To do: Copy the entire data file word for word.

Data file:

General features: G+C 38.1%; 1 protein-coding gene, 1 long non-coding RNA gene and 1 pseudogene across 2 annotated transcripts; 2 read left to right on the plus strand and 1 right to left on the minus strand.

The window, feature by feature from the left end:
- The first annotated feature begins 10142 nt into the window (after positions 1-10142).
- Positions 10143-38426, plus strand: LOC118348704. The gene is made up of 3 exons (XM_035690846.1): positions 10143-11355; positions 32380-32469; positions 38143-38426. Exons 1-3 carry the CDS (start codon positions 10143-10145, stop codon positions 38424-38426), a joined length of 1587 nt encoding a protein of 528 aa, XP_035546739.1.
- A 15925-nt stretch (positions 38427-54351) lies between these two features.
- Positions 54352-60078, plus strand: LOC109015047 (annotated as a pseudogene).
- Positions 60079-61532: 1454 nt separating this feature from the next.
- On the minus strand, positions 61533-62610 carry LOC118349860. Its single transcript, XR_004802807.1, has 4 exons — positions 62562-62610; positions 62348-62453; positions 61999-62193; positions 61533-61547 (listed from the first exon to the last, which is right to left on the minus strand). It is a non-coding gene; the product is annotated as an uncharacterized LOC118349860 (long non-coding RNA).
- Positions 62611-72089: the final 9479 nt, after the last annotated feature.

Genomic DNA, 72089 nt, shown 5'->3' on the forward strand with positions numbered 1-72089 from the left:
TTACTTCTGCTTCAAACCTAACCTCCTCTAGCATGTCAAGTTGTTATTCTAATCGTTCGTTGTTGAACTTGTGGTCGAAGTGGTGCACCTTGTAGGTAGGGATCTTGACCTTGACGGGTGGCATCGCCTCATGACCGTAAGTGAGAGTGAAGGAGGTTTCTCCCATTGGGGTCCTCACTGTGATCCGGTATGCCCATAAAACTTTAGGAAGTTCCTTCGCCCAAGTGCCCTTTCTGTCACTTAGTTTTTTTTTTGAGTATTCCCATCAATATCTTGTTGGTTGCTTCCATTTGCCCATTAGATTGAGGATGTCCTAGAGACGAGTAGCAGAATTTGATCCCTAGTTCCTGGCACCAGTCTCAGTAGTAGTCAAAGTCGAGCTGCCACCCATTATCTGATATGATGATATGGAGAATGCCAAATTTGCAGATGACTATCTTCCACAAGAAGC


General features: G+C 38.1%; 1 protein-coding gene, 1 long non-coding RNA gene and 1 pseudogene across 2 annotated transcripts; 2 read left to right on the plus strand and 1 right to left on the minus strand.

The window, feature by feature from the left end:
- The first annotated feature begins 10142 nt into the window (after positions 1-10142).
- Positions 10143-38426, plus strand: LOC118348704. The gene is made up of 3 exons (XM_035690846.1): positions 10143-11355; positions 32380-32469; positions 38143-38426. Exons 1-3 carry the CDS (start codon positions 10143-10145, stop codon positions 38424-38426), a joined length of 1587 nt encoding a protein of 528 aa, XP_035546739.1.
- A 15925-nt stretch (positions 38427-54351) lies between these two features.
- Positions 54352-60078, plus strand: LOC109015047 (annotated as a pseudogene).
- Positions 60079-61532: 1454 nt separating this feature from the next.
- On the minus strand, positions 61533-62610 carry LOC118349860. Its single transcript, XR_004802807.1, has 4 exons — positions 62562-62610; positions 62348-62453; positions 61999-62193; positions 61533-61547 (listed from the first exon to the last, which is right to left on the minus strand). It is a non-coding gene; the product is annotated as an uncharacterized LOC118349860 (long non-coding RNA).
- Positions 62611-72089: the final 9479 nt, after the last annotated feature.

Genomic DNA, 72089 nt, shown 5'->3' on the forward strand with positions numbered 1-72089 from the left:
TTACTTCTGCTTCAAACCTAACCTCCTCTAGCATGTCAAGTTGTTATTCTAATCGTTCGTTGTTGAACTTGTGGTCGAAGTGGTGCACCTTGTAGGTAGGGATCTTGACCTTGACGGGTGGCATCGCCTCATGACCGTAAGTGAGAGTGAAGGAGGTTTCTCCCATTGGGGTCCTCACTGTGATCCGGTATGCCCATAAAACTTTAGGAAGTTCCTTCGCCCAAGTGCCCTTTCTGTCACTTAGTTTTTTTTTTGAGTATTCCCATCAATATCTTGTTGGTTGCTTCCATTTGCCCATTAGATTGAGGATGTCCTAGAGACGAGTAGCAGAATTTGATCCCTAGTTCCTGGCACCAGTCTCAGTAGTAGTCAAAGTCGAGCTGCCACCCATTATCTGATATGATGATATGGAGAATGCCAAATTTGCAGATGACTATCTTCCACAAGAAGC